Journal cover Journal topic
Climate of the Past An interactive open-access journal of the European Geosciences Union
Journal topic

Journal metrics

Journal metrics

  • IF value: 3.174 IF 3.174
  • IF 5-year value: 3.841 IF 5-year 3.841
  • CiteScore value: 3.48 CiteScore 3.48
  • SNIP value: 1.078 SNIP 1.078
  • SJR value: 1.981 SJR 1.981
  • IPP value: 3.38 IPP 3.38
  • h5-index value: 42 h5-index 42
  • Scimago H index value: 58 Scimago H index 58
Discussion papers
https://doi.org/10.5194/cp-2018-152
© Author(s) 2018. This work is distributed under
the Creative Commons Attribution 4.0 License.
https://doi.org/10.5194/cp-2018-152
© Author(s) 2018. This work is distributed under
the Creative Commons Attribution 4.0 License.

Research article 07 Nov 2018

Research article | 07 Nov 2018

Review status
This discussion paper is a preprint. It is a manuscript under review for the journal Climate of the Past (CP).

Insensitivity of alkenone carbon isotopes to atmospheric CO2 at low to moderate CO2 levels

Marcus P. S. Badger1,2, Thomas B. Chalk3,4, Gavin L. Foster3, Paul R. Bown5, Samantha J. Gibbs3, Philip F. Sexton1, Daniela N. Schmidt6,7, Heiko Pälike8, Andreas Mackensen9, and Richard D. Pancost2,7 Marcus P. S. Badger et al.
  • 1School of Environment, Earth & Ecosystem Sciences, The Open University, Milton Keynes, MK7 6AA, UK
  • 2Organic Geochemistry Unit, School of Chemistry, School of Earth Sciences, University of Bristol, Bristol, BS8 1TS, UK
  • 3School of Ocean and Earth Science, National Oceanography Centre Southampton, University of Southampton, Southampton SO14 3ZH, UK
  • 4Department of Physical Oceanography, Woods Hole Oceanographic Institution, Woods Hole, MA, 02543, USA
  • 5Department of Earth Sciences, University College London, London, WC1E 6BT, UK
  • 6School of Earth Sciences, University of Bristol, Wills Memorial Building, Queens Road, Bristol, BS8 1RJ, UK
  • 7The Cabot Institute, University of Bristol, Bristol BS8 1UJ, UK
  • 8MARUM – Center for Marine Environmental Sciences, University of Bremen, Bremen, Germany
  • 9Alfred Wegener Institute for Polar and Marine Research, Am Alten Hafen 26, 27568 Bremerhaven, Germany

Abstract. Atmospheric pCO2 is a critical component of the global carbon system and is considered to be the major control of Earth's past, present and future climate. Accurate and precise reconstructions of its concentration through geological time are, therefore, crucial to our understanding of the Earth system. Ice core records document pCO2 for the past 800kyrs, but at no point during this interval were CO2 levels higher than today. Interpretation of older pCO2 has been hampered by discrepancies during some time intervals between two of the main ocean-based proxy methods used to reconstruct pCO2: the carbon isotope fractionation that occurs during photosynthesis as recorded by haptophyte biomarkers (alkenones) and the boron isotope composition (δ11B) of foraminifer shells. Here we present alkenone and δ11B-based pCO2 reconstructions generated from the same samples from the Plio-Pleistocene at ODP Site 999 across a glacial-interglacial cycle. We find a muted response to pCO2 in the alkenone record compared to contemporaneous ice core and δ11B records, suggesting caution in the interpretation of alkenone-based records at low pCO2 levels. This is possibly caused by the physiology of CO2 uptake in the haptophytes. Our new understanding resolves some of the inconsistencies between the proxies and highlights that caution may be required when interpreting alkenone-based reconstructions of pCO2.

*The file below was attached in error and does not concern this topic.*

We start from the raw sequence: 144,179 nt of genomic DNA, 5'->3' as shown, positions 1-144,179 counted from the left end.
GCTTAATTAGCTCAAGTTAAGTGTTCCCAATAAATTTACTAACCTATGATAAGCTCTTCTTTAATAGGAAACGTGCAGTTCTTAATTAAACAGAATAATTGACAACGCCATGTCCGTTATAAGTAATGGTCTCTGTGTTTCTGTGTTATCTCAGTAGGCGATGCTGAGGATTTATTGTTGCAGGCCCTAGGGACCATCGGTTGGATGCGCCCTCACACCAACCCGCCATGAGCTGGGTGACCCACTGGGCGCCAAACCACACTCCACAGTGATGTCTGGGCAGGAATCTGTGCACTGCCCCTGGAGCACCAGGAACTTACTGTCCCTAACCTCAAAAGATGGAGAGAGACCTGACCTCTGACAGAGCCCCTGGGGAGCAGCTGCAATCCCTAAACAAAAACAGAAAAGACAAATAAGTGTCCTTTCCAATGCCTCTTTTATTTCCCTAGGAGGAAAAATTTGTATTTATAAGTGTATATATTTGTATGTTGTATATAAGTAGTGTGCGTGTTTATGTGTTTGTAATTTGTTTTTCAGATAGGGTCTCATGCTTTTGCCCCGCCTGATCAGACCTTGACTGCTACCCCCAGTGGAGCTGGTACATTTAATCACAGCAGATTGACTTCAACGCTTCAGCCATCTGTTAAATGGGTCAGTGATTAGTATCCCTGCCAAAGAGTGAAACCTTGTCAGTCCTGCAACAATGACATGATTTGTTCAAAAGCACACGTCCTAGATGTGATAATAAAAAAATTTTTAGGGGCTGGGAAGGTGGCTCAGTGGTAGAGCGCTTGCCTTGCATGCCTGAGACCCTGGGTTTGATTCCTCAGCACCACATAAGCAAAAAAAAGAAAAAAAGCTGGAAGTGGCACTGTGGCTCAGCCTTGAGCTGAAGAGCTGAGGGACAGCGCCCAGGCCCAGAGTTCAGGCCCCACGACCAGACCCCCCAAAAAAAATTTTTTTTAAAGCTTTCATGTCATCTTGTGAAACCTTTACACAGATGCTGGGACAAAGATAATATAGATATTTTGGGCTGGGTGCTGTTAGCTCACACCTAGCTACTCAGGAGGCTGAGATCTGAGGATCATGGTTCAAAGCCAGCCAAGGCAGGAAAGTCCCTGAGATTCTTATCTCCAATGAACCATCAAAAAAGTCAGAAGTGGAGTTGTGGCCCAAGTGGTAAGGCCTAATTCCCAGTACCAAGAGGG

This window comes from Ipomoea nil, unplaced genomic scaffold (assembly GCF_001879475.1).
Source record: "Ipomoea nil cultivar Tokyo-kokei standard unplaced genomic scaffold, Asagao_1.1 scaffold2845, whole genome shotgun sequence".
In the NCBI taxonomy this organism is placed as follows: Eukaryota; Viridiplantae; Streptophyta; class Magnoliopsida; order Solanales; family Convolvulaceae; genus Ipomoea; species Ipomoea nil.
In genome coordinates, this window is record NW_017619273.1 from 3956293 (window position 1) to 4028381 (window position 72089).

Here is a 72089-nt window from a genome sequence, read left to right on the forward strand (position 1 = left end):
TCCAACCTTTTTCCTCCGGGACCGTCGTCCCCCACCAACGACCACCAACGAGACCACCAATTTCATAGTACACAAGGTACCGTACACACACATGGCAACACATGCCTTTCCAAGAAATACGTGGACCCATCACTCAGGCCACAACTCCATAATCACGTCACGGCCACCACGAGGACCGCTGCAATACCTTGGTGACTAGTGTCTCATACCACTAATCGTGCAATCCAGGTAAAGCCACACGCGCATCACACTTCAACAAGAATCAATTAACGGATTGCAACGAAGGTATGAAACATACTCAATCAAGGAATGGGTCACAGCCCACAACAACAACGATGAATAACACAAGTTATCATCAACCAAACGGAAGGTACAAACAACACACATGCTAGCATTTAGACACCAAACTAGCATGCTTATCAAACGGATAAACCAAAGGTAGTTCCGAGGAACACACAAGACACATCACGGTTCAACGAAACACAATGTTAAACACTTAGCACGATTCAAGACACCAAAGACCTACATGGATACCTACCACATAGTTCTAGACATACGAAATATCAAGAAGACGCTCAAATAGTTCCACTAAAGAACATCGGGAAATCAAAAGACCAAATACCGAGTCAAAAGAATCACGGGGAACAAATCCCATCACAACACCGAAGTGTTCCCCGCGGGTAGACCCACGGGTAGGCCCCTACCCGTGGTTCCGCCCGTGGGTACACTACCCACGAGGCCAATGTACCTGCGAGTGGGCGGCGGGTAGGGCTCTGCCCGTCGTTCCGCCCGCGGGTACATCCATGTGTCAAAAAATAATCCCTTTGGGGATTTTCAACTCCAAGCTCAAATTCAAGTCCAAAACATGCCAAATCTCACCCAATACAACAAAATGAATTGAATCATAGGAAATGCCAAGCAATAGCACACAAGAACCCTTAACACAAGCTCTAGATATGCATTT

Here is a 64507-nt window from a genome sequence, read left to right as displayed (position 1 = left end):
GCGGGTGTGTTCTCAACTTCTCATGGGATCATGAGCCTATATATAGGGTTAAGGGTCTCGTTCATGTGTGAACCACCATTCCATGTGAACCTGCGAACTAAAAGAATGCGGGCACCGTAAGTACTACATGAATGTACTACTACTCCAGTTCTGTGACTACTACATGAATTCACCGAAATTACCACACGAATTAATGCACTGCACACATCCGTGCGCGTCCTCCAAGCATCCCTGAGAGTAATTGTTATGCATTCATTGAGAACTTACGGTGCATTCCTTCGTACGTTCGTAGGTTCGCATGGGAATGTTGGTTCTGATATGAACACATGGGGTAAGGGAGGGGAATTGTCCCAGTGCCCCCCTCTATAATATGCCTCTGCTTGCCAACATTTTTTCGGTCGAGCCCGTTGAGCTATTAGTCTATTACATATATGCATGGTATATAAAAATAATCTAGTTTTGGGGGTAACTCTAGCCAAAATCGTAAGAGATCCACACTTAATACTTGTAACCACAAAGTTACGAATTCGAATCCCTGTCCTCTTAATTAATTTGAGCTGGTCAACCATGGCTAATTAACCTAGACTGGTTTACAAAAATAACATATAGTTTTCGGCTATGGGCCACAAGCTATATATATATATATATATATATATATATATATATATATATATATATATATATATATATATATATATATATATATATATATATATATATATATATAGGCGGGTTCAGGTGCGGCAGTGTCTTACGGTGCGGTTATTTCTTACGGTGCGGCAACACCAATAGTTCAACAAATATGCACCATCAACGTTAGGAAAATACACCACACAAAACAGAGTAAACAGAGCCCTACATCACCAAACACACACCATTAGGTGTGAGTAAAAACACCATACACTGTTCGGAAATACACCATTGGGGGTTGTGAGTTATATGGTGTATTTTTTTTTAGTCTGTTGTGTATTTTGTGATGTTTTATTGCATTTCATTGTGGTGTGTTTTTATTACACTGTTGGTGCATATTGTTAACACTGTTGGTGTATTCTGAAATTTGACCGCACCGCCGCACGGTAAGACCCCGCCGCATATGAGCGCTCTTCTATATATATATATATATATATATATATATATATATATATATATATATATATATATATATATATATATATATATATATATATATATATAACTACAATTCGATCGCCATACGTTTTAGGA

Marcus P. S. Badger et al.
Interactive discussion
Status: open (until 02 Jan 2019)
Status: open (until 02 Jan 2019)
AC: Author comment | RC: Referee comment | SC: Short comment | EC: Editor comment
[Subscribe to comment alert] Printer-friendly Version - Printer-friendly version Supplement - Supplement
Marcus P. S. Badger et al.
Marcus P. S. Badger et al.
Viewed  
Total article views: 454 (including HTML, PDF, and XML)
HTML PDF XML Total Supplement BibTeX EndNote
357 93 4 454 9 2 8
  • HTML: 357
  • PDF: 93
  • XML: 4
  • Total: 454
  • Supplement: 9
  • BibTeX: 2
  • EndNote: 8
Views and downloads (calculated since 07 Nov 2018)
Cumulative views and downloads (calculated since 07 Nov 2018)
Viewed (geographical distribution)  
Total article views: 454 (including HTML, PDF, and XML) Thereof 449 with geography defined and 5 with unknown origin.
Country # Views %
  • 1
1
 
 
 
 
Cited  
Saved  
No saved metrics found.
Discussed  
Latest update: 16 Nov 2018
Publications Copernicus
Download
Short summary
Understanding how atmospheric CO2 has effected the climate of the past is an important way of furthering our understanding of how CO2 may effect our climate in the future. There are several ways of determining CO2 in the past, in this paper we ground-truth one (based on preserved organic matter from alga) against the record of CO2 preserved as bubbles in ice cores over a glacial-interglacial cycle. We find that there is a discrepancy between the two.
Understanding how atmospheric CO2 has effected the climate of the past is an important way of...
Citation
Share